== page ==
Archive for February, 2011

As reported by El Nuevo Día, former Puerto Rican Governor Carlos Romero Barceló had a few strong words for the student protesters who interrupted a ceremony of the island’s former governors inside Puerto Rico’s Capitol building in San Juan today.

“It is revolting to see those who don’t want to study,” said Romero Barceló in Spanish. “The worst crime you can commit in a democratic state is when you try to impose your own personal agenda.”

According to El Nuevo Día, the incident with the students occurred when Jenniffer González, the Speaker of the Puerto Rican House of Representatives, was about to begin her remarks honoring the island’s ex-governors in the Capitol’s Rotunda area, where the original copies of Puerto Rico’s Constitution (ratified in 1952) are housed.

Student protestors being forced out of Puerto Rico's Capitol Building today. ©A Primera Hora

The students began to read a message opposing the decision by the University of Puerto Rico’s administration to raise annual tuition by $800. The 15 protesters were taken forcefully out of the building by Puerto Rican police and Capitol security guards. The Puerto Rican website A Primera Hora reported that the protesters entered the Capitol building dressed professionally to gain access. Once they were taken outside the building, they began to talk with the press. The report identified student Jesús Veléz as the spokesperson for the group.

Many of the island’s ex-governors were at the ceremony, including Rafael Hernández Colón, Pedro Rosselló, and Romero Barceló. Both Rosselló and Romero Barceló are members of the island’s New Progressive Party, which supports the push for Puerto Rican statehood. Hernández Colón is a member of the Popular Democratic Party, which supports the island’s current commonwealth status, although new voices in the party are pushing for free association if ever The Puerto Rico Democracy Act passes through the US Congress.

The biggest absence at the ceremony was current Puerto Rican Governor, pro-statehooder, and registered Republican Luis Fortuño.

Governor Luis Fortuño

This Capitol protest in San Juan is a stark contrast to events in Madison, Wisconsin, where pro-labor supporters were allowed to remain in Wisconsin’s State Capitol building and were not forced out by police. Also, the protestors in Madison number in the thousands, while only 15 protestors showed up in San Juan today.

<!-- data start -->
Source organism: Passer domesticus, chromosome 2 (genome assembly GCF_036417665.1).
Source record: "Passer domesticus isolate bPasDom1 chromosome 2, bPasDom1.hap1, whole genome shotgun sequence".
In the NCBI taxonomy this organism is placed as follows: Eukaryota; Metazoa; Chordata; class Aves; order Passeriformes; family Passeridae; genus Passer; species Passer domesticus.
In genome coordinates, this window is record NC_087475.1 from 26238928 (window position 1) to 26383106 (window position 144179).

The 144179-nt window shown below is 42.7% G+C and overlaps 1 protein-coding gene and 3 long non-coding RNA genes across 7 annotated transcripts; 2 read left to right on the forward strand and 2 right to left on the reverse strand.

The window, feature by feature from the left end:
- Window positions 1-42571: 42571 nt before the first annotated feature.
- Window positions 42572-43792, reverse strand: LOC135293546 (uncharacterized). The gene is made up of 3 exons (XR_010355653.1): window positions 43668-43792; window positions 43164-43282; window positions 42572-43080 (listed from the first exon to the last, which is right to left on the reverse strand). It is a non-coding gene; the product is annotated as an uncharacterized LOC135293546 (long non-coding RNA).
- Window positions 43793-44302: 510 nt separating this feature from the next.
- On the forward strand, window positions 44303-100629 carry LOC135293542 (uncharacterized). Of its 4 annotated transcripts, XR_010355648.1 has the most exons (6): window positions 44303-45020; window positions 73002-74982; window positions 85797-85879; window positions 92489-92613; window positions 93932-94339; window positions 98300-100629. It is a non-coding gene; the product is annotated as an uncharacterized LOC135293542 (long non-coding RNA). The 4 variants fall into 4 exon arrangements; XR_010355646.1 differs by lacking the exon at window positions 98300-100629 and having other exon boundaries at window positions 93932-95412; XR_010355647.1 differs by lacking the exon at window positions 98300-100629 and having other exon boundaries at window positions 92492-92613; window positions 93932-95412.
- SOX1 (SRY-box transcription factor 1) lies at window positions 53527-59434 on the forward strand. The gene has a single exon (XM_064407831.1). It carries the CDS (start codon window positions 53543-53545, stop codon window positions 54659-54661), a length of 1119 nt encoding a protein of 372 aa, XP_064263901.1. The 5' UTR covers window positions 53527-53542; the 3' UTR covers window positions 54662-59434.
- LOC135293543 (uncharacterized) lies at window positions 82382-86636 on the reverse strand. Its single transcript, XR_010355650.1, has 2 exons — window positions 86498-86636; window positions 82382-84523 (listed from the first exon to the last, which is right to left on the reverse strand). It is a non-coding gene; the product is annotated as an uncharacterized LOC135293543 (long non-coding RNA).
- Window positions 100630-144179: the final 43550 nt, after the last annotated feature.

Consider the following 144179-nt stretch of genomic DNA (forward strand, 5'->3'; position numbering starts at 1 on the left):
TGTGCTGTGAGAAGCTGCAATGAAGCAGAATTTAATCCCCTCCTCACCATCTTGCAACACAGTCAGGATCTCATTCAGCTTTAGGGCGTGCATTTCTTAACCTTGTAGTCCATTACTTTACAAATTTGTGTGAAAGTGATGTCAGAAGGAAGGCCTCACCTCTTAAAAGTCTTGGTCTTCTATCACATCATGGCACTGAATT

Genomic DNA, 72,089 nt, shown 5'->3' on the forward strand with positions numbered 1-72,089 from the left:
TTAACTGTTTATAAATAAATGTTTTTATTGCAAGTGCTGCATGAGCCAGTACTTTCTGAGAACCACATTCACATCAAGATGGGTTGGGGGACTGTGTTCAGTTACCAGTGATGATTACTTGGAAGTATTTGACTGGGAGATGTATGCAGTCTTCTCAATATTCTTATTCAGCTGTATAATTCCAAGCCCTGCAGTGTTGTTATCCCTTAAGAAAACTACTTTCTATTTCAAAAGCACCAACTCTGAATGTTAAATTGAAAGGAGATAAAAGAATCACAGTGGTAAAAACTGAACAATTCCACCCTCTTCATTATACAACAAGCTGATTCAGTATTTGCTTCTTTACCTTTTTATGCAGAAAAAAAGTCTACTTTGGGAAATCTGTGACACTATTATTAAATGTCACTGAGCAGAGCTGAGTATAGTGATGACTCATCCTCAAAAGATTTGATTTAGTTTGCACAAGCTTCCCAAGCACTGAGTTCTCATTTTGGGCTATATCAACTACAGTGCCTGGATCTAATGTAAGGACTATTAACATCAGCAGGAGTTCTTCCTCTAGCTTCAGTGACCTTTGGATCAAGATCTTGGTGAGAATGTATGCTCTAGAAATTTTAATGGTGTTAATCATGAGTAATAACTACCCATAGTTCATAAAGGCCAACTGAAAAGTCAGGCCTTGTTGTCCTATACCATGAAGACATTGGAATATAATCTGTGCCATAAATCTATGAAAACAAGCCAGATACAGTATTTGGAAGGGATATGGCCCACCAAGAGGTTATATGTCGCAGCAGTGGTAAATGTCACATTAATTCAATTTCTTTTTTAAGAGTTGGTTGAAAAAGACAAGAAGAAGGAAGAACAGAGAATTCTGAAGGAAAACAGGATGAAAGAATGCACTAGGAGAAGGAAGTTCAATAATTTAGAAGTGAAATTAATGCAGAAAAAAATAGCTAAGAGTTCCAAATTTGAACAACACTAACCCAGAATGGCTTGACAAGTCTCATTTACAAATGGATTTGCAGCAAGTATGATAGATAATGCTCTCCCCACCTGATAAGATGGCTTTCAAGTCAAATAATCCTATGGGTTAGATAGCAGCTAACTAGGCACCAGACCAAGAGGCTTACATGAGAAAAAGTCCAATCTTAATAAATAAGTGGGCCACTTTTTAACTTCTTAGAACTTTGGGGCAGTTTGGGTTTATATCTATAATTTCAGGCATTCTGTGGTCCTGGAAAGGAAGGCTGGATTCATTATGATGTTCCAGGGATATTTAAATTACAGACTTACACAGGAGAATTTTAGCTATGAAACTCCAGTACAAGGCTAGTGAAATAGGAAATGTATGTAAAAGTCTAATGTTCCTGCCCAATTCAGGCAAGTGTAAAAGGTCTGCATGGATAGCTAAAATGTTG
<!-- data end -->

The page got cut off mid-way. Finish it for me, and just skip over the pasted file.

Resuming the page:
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It started with a simple Facebook update from my friend, Rolando Poet Ortiz, who tagged me in the following photo of his wrists after he got handcuffed by a Fontana, California police officer last Friday as he was waiting in a parking lot minding his own business.

The posts from his friends were that of shock and anger. Yeah, Rolando was mad too, wouldn’t you be if you were mistaken for another person and unjustly cuffed? So, I reached out to him this weekend and let him share with us what happened. We recorded the conversation and you can hear it here below. You decide for yourself. I have my own opinions, and Rolando, who has worked his tail off after being incarcerated ten years go, is a role model to us all, a strong Latino who didn’t lose his cool under what appears to have been a very tense and ugly situation.

My friend Rolando with Edward James Olmos


AUDIO: Fontana, CA Police Harassment

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While Puerto Rico Governor Luis Fortuño still has not commented about the remarks made by Illinois Congressman Luis Gutiérrez that compared Fortuño’s activities to that of Venezuelan President Hugo Chávez, another pro-statehood student association published an open letter to Gutiérrez.

February 16th, 2011

Hon. Luis Gutierrez

2266 Rayburn House Office Building

United States House of Representatives

Washington, DC 20515

Dear Congressman Gutierrez,